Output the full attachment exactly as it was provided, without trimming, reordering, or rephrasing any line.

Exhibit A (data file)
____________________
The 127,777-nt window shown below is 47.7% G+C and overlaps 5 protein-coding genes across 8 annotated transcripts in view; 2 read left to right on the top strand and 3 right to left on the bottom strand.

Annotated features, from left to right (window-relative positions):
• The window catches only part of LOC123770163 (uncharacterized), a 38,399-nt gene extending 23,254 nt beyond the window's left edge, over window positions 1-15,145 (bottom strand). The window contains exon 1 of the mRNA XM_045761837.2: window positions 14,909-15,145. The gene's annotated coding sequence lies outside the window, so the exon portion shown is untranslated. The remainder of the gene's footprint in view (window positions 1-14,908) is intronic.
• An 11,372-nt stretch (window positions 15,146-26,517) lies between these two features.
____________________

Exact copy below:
The 127,777-nt window shown below is 47.7% G+C and overlaps 5 protein-coding genes across 8 annotated transcripts in view; 2 read left to right on the top strand and 3 right to left on the bottom strand.

Annotated features, from left to right (window-relative positions):
• The window catches only part of LOC123770163 (uncharacterized), a 38,399-nt gene extending 23,254 nt beyond the window's left edge, over window positions 1-15,145 (bottom strand). The window contains exon 1 of the mRNA XM_045761837.2: window positions 14,909-15,145. The gene's annotated coding sequence lies outside the window, so the exon portion shown is untranslated. The remainder of the gene's footprint in view (window positions 1-14,908) is intronic.
• An 11,372-nt stretch (window positions 15,146-26,517) lies between these two features.